Video_2_The Importance of Home Cleaning: Sediment Transport by Alpheid Shrimps Provides a Competitive Advantage to Their Host Anemones.MP4 (26.35 MB)
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Video_2_The Importance of Home Cleaning: Sediment Transport by Alpheid Shrimps Provides a Competitive Advantage to Their Host Anemones.MP4

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posted on 28.05.2021, 05:28 by Antar Mijail Pérez-Botello, Maite Mascaró, Nuno Simões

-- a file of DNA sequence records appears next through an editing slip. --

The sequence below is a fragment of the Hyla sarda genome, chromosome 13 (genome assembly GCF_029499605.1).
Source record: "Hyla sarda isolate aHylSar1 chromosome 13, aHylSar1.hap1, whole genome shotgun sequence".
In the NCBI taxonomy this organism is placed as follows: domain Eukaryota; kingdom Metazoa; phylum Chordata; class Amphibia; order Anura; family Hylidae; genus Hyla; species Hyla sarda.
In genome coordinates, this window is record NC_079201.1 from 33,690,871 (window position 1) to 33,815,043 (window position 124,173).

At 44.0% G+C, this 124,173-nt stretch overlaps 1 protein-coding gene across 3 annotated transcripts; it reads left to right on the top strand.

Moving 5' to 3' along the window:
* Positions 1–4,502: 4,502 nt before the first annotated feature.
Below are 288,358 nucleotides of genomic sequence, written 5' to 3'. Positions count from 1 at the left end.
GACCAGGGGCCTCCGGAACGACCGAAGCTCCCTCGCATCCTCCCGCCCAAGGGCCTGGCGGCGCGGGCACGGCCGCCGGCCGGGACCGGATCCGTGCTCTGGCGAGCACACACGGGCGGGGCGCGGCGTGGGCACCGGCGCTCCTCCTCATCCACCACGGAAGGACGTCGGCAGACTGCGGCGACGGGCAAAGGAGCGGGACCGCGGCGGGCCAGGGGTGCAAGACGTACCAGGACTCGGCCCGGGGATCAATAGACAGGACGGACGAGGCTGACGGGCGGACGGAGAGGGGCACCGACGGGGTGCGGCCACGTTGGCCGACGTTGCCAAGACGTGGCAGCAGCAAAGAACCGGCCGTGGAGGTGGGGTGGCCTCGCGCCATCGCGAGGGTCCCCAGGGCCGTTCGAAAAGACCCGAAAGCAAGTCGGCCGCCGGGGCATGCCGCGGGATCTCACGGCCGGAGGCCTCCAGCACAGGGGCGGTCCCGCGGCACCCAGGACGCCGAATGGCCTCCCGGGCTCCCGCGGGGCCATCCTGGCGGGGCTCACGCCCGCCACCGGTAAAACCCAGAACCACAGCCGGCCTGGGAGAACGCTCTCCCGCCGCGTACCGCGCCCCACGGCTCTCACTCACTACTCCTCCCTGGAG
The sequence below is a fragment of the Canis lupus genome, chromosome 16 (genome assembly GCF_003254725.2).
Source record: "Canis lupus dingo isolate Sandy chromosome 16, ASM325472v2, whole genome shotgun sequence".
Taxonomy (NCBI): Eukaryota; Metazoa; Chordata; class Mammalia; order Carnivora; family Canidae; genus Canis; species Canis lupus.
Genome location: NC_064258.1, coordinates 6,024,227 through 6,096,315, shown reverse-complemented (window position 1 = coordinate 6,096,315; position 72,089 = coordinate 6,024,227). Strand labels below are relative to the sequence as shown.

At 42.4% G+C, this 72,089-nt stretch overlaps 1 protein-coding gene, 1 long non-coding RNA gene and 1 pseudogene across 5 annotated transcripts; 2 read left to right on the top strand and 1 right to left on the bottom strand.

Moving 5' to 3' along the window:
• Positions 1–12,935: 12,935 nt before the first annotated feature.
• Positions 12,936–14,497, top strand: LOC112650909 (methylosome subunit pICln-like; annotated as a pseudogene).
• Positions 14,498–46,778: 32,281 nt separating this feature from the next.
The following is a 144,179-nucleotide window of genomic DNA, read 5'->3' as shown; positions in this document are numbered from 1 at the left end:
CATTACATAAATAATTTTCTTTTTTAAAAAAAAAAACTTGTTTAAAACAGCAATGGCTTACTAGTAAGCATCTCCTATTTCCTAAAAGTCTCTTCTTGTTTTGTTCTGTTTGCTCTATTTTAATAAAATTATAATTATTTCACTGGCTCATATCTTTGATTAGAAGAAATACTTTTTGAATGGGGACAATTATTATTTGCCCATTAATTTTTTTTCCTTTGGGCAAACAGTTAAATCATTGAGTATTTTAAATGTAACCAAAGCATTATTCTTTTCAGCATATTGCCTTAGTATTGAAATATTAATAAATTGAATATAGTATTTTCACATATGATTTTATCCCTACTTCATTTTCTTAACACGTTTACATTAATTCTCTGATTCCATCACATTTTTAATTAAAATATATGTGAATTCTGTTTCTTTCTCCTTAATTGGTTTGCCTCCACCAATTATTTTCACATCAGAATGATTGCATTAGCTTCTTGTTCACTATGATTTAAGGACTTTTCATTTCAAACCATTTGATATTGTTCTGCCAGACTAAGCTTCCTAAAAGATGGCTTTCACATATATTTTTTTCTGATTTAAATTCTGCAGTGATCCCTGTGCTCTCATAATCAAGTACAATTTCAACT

Bartholomea annulata is a facultative host of the A. armatus species complex. In the Mexican Caribbean it is commonly found in cracks and crevices located where the vertical walls meet the sandy bottom or on large coral patches away from the sand. To protect themselves from predators, anemones often contract their hydraulic body into a cavernous den and extend the stinging tentacles toward the entrance. The high sediment dynamics of the region, however, result in a permanent risk of animal shelters to be obstructed by sand. By both analysing field data and conducting laboratory experiments with artificial shelters, the present study explored the den cleaning behaviour widely extended amongst alpheid shrimp, and its role in the alpheid-anemone symbiotic interaction. Videorecordings showed that den cleaning was composed of three main behaviours: digging, tossing and tamping. It commenced as soon as 7.2 ± 10.5 min after anemones were recognised by alpheids, and behaviours were displayed systematically amongst all 12 replicates. Despite being completely burrowed in sand, Alpheus spp. were capable of finding the anemone and liberating the entrance of the artificial shelters in less than 2.5 h. In addition, manipulative experiments showed that anemones confronted with shelters that were obstructed with sediment had a 25% probability of fully retracting when Alpheus spp. were absent, compared to a 75% probability when shrimps had cleaned the shelter’s entry and internal passage. The analysis of field data indicated that the presence of alpheid shrimps as symbionts of B. annulata was 30% higher amongst anemones in close contact with sandy bottoms than when inhabiting crevices on the top or lateral walls of hard substrates, away from the sediment. Overall, our study concludes that den cleaning constitutes a quick and effective mechanism to assure the anemone’s full retraction into their den, and by keeping the sediment away, alpheids provide the necessary conditions that serve both the anemone’s and the shrimp’s higher chances of acquiring maximum protection from predators. This advantageous exchange in protection partially explains why alpheids are more frequently present in B. annulata in interface microhabitats where the benefit of the interaction is maximised.

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